Have added to their services a data protection or cyber security service and are targeting your industry vertical (such as education). Appointing an organisation in these areas without expert knowledge for these services is likely to be deemed wilfully negligent. You will have to evaluate and document whether the advice provided to you is transferable and relevant to education (or other vertical).
They already have you under one service or product contract and are suggesting, or incentivising you to take a data protection or cyber security service. It is highly likely that if you use a company for IT products or services, such as internet / email / MIS / managed IT service, and then appoint them as an outsourced DPO or DPO advisor, you could be willfully negligent of your duties and liable for financial or other penalties.
Independent legal advice should be sought if you categorise your organisation as being in the company of any of the above.
What is needed is expert understanding of the education sector, the technology systems, databases, the data, the processing activities, and a track record that gives credibility. 9ine’s DPO Essentials service provides this peace of mind.
Our most recent webinar outlines the risks associated with outsourcing the DPO role. The school-focused webinar answers key GDPR questions, including:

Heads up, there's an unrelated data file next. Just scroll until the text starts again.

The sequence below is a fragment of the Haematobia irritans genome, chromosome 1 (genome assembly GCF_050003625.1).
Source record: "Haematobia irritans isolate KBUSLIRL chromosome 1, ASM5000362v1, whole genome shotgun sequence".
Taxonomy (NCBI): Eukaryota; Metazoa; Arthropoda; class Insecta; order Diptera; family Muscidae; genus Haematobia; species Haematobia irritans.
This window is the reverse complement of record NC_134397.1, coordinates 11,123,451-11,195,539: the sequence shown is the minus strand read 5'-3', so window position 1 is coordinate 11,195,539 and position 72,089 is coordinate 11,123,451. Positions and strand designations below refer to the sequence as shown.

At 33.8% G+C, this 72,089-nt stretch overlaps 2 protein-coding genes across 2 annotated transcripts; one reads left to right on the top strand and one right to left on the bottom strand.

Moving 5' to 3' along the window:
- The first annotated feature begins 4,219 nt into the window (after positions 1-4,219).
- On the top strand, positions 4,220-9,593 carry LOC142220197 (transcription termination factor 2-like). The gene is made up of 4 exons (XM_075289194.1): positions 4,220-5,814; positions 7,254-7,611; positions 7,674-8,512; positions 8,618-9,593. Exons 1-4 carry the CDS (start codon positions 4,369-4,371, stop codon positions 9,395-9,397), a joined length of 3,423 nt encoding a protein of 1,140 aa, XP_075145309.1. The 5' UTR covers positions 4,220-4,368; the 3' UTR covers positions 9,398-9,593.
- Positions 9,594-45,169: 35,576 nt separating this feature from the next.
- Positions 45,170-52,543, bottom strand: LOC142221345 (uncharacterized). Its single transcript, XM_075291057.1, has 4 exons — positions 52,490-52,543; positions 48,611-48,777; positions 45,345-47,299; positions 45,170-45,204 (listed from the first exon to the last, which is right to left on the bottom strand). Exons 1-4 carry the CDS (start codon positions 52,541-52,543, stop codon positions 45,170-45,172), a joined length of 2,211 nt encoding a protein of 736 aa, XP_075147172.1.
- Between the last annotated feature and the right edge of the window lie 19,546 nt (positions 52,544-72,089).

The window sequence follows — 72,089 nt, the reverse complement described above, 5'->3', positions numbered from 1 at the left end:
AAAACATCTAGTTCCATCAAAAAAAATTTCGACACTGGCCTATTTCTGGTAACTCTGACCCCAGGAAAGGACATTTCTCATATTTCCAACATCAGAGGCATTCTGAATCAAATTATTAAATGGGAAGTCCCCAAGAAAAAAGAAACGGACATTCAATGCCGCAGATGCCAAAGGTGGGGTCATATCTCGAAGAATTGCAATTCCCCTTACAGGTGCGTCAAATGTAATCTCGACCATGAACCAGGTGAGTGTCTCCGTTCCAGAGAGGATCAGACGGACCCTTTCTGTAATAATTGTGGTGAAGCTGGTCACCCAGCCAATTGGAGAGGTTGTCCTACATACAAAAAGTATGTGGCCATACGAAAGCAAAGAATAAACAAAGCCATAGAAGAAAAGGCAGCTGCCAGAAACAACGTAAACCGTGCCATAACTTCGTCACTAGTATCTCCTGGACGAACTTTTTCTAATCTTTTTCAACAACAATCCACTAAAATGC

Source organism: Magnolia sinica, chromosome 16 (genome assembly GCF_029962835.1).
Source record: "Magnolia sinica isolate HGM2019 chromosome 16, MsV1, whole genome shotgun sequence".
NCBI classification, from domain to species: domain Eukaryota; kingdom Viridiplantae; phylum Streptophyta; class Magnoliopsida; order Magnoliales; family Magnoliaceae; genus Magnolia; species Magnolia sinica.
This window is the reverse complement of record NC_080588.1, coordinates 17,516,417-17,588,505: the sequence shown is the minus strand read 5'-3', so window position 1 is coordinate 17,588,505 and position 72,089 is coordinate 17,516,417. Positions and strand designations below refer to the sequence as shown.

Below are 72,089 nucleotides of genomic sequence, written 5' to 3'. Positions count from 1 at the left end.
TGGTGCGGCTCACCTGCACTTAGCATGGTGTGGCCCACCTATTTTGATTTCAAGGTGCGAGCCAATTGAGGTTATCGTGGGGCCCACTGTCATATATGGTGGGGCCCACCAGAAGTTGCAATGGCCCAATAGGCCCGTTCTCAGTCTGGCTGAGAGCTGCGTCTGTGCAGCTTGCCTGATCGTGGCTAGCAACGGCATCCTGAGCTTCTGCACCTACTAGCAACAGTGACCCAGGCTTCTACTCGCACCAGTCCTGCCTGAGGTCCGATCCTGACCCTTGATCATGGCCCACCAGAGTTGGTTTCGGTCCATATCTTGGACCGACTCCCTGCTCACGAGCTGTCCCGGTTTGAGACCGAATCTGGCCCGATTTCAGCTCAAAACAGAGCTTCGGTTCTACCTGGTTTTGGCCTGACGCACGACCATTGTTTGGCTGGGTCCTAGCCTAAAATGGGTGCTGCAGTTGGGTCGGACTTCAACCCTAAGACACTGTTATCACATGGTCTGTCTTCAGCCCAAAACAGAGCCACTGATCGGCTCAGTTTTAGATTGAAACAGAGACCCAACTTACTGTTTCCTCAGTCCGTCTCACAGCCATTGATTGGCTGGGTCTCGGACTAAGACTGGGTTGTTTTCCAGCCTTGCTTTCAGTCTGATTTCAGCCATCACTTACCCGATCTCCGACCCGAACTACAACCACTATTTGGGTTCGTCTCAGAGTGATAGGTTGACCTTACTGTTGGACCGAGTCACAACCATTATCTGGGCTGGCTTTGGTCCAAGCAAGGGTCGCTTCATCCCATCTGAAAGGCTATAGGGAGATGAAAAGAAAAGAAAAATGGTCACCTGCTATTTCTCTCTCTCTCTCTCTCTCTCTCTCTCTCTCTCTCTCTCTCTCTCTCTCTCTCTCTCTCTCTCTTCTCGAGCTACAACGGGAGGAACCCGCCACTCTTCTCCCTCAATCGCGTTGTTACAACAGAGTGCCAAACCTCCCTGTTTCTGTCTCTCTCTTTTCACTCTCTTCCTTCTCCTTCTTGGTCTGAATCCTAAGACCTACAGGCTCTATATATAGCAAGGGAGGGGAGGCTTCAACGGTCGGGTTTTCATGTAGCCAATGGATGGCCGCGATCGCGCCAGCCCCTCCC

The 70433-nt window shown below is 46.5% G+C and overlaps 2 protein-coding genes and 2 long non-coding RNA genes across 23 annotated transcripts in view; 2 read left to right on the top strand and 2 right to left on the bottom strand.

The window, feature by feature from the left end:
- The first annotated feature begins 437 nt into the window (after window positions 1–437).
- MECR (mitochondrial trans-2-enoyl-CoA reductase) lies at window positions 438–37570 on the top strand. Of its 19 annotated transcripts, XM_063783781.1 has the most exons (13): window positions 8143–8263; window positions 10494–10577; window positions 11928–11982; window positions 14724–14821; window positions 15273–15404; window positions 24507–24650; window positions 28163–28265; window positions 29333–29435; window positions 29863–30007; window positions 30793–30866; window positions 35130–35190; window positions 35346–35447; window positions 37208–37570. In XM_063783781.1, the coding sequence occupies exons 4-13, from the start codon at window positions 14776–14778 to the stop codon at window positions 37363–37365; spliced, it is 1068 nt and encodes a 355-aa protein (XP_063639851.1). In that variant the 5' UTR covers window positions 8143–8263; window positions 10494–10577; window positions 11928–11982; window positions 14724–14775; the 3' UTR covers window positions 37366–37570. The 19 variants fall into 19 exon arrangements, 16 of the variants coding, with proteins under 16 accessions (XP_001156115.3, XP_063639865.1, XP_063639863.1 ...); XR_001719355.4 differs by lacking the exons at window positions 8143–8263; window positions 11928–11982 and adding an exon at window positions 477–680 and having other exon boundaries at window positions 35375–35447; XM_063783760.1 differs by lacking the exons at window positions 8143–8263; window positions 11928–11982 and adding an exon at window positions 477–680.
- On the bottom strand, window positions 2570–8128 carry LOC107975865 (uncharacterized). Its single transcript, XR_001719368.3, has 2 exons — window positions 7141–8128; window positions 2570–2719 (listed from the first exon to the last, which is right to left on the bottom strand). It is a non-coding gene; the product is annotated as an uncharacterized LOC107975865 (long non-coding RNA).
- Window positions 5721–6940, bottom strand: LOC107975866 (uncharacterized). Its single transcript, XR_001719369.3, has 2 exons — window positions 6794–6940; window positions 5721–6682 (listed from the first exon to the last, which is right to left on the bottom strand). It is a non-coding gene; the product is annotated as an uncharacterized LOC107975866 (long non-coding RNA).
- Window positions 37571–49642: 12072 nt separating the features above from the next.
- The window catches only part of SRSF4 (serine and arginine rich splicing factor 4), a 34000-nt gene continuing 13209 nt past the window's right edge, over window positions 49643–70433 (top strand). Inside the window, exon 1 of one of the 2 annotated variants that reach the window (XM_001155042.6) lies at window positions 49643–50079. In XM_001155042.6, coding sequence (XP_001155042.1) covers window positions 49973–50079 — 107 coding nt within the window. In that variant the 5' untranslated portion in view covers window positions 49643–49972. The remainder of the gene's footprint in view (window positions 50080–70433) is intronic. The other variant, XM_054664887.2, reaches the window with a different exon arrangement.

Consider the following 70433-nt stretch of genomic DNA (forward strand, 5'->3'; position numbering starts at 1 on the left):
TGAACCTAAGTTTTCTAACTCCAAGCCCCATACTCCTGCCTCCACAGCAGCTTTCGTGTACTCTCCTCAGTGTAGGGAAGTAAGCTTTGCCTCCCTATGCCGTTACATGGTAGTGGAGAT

a) What is the role of a DPO, and what are they responsible for?
b) What are the apparent business drivers behind outsourcing a DPO?
c) What are the misconceptions about the role of a DPO?
meeting legal obligations
In the lead up to and during the summer break, confidence is required that whilst key decision makers are on leave, the organisation can still meet its legal obligations. If there were an IT system failure, a cyber security attack, information rights request, safeguarding concern or data protection breach, the organisation could deal with it. It’s those organisations working with 9ine that have this confidence. Our team of education experts in data protection, cyber security, technical and child protection are on hand and available throughout the summer to all organisations should they be needed. Think of us as your emergency car breakdown recovery service.
For absolutely no charge, no money changing hands, no complex agreement that last years, your school, college, or university can have confidence and peace of mind that any GDPR related information request or breach, cyber security attack or incident, safeguarding or child protection concern will be expertly triaged and advice provided completely free of charge. You can redirect your DPO contact to 9ine’s DPO Essentials service desk and have confidence that you are compliant with your legal obligations. There’s no catch and no hidden charges, but absolutely every intention to support education professionals in the UK, Europe, Africa and farther afield.
Get in touch now to give your organisation the support it needs, or sign up using the red pop-up box. I am providing our resources and the engine of 9ine for no cost to schools as I am appalled at the canvassing, hoodwinking, stupidity, and negligent acts of many, not a few organisations.
Supporting my assertions on this topic, we recently hosted a webinar with Kemp IT Law on the outsourced DPO role. Click below to watch the live webinar recording.